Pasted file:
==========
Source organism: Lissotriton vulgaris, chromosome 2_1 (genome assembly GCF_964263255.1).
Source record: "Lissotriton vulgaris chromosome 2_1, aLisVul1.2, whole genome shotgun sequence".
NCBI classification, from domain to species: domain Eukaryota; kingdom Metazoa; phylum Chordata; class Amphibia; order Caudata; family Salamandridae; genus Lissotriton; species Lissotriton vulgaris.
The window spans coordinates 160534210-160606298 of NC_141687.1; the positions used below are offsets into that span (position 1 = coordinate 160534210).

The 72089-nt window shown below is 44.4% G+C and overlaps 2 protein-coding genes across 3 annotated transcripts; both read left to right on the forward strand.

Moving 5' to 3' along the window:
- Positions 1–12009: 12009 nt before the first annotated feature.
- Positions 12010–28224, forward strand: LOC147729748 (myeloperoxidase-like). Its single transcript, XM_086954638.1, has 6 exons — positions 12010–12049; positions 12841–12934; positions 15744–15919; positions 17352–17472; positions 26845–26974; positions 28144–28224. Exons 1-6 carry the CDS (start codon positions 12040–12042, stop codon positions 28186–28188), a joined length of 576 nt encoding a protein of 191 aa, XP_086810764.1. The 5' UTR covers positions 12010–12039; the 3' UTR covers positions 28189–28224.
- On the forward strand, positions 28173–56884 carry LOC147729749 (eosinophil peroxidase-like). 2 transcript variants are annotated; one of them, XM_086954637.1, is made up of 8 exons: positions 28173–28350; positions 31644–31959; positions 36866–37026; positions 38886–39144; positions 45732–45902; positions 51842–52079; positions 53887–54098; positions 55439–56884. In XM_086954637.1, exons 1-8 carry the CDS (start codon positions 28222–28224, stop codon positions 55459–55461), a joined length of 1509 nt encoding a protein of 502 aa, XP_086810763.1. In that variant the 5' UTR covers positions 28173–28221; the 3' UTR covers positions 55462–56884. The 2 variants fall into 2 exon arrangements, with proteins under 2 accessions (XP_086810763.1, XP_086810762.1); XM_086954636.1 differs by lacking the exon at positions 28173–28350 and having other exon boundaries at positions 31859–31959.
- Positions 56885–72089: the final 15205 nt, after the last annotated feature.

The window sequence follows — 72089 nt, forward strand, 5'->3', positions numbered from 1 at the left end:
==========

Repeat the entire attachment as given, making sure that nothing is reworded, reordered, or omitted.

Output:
Source organism: Lissotriton vulgaris, chromosome 2_1 (genome assembly GCF_964263255.1).
Source record: "Lissotriton vulgaris chromosome 2_1, aLisVul1.2, whole genome shotgun sequence".
NCBI classification, from domain to species: domain Eukaryota; kingdom Metazoa; phylum Chordata; class Amphibia; order Caudata; family Salamandridae; genus Lissotriton; species Lissotriton vulgaris.
The window spans coordinates 160534210-160606298 of NC_141687.1; the positions used below are offsets into that span (position 1 = coordinate 160534210).

The 72089-nt window shown below is 44.4% G+C and overlaps 2 protein-coding genes across 3 annotated transcripts; both read left to right on the forward strand.

Moving 5' to 3' along the window:
- Positions 1–12009: 12009 nt before the first annotated feature.
- Positions 12010–28224, forward strand: LOC147729748 (myeloperoxidase-like). Its single transcript, XM_086954638.1, has 6 exons — positions 12010–12049; positions 12841–12934; positions 15744–15919; positions 17352–17472; positions 26845–26974; positions 28144–28224. Exons 1-6 carry the CDS (start codon positions 12040–12042, stop codon positions 28186–28188), a joined length of 576 nt encoding a protein of 191 aa, XP_086810764.1. The 5' UTR covers positions 12010–12039; the 3' UTR covers positions 28189–28224.
- On the forward strand, positions 28173–56884 carry LOC147729749 (eosinophil peroxidase-like). 2 transcript variants are annotated; one of them, XM_086954637.1, is made up of 8 exons: positions 28173–28350; positions 31644–31959; positions 36866–37026; positions 38886–39144; positions 45732–45902; positions 51842–52079; positions 53887–54098; positions 55439–56884. In XM_086954637.1, exons 1-8 carry the CDS (start codon positions 28222–28224, stop codon positions 55459–55461), a joined length of 1509 nt encoding a protein of 502 aa, XP_086810763.1. In that variant the 5' UTR covers positions 28173–28221; the 3' UTR covers positions 55462–56884. The 2 variants fall into 2 exon arrangements, with proteins under 2 accessions (XP_086810763.1, XP_086810762.1); XM_086954636.1 differs by lacking the exon at positions 28173–28350 and having other exon boundaries at positions 31859–31959.
- Positions 56885–72089: the final 15205 nt, after the last annotated feature.

The window sequence follows — 72089 nt, forward strand, 5'->3', positions numbered from 1 at the left end: